In the United States you’ve got very loud people on both sides of political arguments. Where is that loud Muslim voice on the moderate and liberal side?
There isn’t going to be a megaphone that is blaring out a response to the corrupted ideology of violence and extremism that is loud enough to be able to blow it out of the water. It hasn’t happened yet because there isn’t one force that can do that.
What I do see is a lot of local efforts. You can look at a think tank that is working on debating these ideas. You can look at arts and culture in a wide variety of ways that are coming out. I can think of the Khayaal Theater Company in the United Kingdom whose plays and songs talk about the positive side of identity rather than prey upon the weaknesses that are elaborated by others. [There is also] the Sisters Against Violent ExtremismNGO that was started in Vienna in which these women from around the world have started chapters to push back against violent extremism.
There are things that are happening, and they are growing organically. They aren’t growing as fast as one might want, but there are initiatives that are taking place. I understand that more can be done and that more must be done, but we need to help those voices get out who have creative programs whether it is the common word document or the fatwas that have been written by North American scholars about violent extremism or the fact that the OIC[Organization of the Islamic Conference] a couple of years ago put out the fact that suicide bombing was not allowed in the name of Islam.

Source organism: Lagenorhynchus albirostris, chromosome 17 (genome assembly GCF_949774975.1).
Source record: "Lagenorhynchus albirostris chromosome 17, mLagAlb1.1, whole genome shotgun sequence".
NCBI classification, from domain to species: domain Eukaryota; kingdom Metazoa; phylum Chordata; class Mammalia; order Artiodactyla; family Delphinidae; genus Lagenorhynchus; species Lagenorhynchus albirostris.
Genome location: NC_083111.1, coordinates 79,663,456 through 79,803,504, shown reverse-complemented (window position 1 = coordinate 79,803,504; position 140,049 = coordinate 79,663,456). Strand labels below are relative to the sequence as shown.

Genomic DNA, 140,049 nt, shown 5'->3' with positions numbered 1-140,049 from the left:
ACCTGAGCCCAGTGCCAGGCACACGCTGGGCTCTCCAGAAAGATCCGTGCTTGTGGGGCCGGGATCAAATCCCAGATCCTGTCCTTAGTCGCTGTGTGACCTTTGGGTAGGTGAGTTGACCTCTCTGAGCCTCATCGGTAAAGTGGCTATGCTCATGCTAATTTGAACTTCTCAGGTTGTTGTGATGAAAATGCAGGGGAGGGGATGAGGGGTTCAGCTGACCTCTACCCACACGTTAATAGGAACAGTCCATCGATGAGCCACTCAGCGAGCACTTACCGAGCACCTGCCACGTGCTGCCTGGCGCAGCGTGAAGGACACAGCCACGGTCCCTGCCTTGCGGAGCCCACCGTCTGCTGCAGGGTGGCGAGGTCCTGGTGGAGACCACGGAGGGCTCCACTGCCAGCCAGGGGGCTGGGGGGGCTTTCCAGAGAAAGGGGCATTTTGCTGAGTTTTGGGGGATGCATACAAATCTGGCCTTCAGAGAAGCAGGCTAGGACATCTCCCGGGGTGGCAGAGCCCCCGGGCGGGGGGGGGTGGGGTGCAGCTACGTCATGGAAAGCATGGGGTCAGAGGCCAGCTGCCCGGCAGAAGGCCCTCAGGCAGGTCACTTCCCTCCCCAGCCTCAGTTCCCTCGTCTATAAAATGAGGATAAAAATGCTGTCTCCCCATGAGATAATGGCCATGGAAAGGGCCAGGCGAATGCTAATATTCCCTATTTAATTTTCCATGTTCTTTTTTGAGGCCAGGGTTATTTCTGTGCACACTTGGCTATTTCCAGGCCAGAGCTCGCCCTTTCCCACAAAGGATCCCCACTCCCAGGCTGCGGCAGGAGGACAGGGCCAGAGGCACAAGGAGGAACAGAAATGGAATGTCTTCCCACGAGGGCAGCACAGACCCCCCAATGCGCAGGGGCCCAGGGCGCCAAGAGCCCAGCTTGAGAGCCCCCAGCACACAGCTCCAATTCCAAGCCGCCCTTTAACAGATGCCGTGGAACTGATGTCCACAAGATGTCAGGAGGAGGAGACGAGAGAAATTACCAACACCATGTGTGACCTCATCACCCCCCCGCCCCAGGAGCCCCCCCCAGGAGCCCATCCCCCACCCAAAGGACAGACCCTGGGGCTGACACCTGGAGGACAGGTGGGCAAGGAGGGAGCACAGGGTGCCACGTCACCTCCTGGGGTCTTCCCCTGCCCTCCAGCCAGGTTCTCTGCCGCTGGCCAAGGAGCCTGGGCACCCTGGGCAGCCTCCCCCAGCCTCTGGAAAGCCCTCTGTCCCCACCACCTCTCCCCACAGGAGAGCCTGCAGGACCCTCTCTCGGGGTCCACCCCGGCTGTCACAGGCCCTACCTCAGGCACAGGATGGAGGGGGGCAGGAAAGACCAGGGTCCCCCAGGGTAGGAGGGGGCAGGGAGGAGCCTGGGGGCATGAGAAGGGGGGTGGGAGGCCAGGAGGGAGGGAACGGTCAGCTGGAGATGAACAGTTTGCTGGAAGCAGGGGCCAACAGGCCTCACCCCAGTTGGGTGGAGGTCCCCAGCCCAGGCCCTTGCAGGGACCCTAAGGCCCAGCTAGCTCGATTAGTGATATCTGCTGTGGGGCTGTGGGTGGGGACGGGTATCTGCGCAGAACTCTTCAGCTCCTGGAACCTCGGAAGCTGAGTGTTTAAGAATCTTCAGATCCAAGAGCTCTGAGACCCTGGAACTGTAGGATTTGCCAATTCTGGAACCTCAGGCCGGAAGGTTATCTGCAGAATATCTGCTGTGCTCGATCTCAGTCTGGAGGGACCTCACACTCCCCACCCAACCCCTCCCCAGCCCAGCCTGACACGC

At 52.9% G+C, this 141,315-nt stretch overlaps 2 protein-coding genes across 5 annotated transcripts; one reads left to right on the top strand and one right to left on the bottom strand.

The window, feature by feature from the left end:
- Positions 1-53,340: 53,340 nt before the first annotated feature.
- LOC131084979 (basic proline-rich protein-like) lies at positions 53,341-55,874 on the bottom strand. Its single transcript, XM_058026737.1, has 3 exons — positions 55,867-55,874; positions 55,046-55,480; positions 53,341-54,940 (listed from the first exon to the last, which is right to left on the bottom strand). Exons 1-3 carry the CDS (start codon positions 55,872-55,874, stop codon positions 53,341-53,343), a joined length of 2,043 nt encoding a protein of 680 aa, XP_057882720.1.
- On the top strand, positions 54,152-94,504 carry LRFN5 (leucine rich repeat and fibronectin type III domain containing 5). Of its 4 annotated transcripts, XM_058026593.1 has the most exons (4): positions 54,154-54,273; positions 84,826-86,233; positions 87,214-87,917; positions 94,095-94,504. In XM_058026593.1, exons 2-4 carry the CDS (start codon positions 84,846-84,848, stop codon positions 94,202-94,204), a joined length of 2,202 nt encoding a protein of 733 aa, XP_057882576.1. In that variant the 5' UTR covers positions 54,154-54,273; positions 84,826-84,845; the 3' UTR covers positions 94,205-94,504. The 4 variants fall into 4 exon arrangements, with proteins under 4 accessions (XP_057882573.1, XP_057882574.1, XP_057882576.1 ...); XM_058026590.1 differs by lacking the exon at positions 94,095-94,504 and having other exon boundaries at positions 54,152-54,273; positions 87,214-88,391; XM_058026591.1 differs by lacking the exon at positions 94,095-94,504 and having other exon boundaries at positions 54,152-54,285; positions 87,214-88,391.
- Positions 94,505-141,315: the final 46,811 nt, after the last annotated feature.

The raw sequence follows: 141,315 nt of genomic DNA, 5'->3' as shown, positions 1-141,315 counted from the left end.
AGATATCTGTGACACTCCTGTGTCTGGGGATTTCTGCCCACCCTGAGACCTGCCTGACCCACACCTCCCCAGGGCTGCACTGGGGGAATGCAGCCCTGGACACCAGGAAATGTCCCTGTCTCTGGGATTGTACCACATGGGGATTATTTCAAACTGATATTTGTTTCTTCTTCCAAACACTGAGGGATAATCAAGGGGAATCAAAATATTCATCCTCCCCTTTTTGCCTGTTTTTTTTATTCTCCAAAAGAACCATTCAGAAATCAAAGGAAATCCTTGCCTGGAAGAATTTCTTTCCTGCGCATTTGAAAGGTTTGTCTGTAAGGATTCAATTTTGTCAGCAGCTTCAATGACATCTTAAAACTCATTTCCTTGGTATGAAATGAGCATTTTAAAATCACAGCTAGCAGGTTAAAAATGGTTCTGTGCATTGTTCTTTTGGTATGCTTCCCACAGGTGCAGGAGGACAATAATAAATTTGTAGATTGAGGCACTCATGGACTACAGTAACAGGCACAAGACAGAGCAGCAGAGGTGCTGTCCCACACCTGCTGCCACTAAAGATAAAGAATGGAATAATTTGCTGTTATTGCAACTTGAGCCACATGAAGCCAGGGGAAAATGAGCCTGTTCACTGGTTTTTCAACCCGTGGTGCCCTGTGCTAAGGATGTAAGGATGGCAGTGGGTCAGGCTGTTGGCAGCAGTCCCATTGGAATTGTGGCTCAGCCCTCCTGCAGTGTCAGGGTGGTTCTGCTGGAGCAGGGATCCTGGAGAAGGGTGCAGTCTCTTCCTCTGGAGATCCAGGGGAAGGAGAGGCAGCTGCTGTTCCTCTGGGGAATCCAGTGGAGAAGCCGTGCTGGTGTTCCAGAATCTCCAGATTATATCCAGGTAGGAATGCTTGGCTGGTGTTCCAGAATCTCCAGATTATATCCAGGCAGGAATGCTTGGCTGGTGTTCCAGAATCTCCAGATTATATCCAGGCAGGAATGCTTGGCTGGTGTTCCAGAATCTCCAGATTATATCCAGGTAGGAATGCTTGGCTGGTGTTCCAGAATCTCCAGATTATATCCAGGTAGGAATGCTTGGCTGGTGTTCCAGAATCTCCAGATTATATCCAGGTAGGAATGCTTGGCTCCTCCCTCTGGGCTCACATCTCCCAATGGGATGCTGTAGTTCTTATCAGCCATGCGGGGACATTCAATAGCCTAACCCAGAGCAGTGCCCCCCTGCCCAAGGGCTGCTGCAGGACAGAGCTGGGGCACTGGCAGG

U.S. Secretary of State Hillary Clinton has pointed to the Russian Republic of Tatarstan as a model for Europeanized Islam. What’s your take on the challenges facing Europe and what are the policy implications?
European governments are working very hard to think about ways within their own communities on how to bridge the divide that exists between the minority and majority population. I know Muslims in Europe are also working hard to try to find ways to educate their own communities and talk about the balance between being Muslim and Western, not Muslim or Western and to talk about the fact that Islam and democracy are compatible and to talk about the fact that you can be both modern and Muslim. There are lots of conversations that are taking place in communities all across Europe, and it’s very important to think about. It’s a growing and active population. A Muslim community in Denmark may be very different from those in Italy or in Barcelona. There’s a lot of diversity within these communities, and the governments approaching these communities are beginning to work very hard on building initiatives that are stemming from what it is these communities are saying that they need.
It’s one of the most critical regions of the globe in terms of understanding what is taking place. The navigation of identity is an issue that young people in Europe are working through. We all need to do a better job of helping that conversation take place in ways that make sense. What happens in Europe makes a huge difference in other parts of the world as well as in our own country.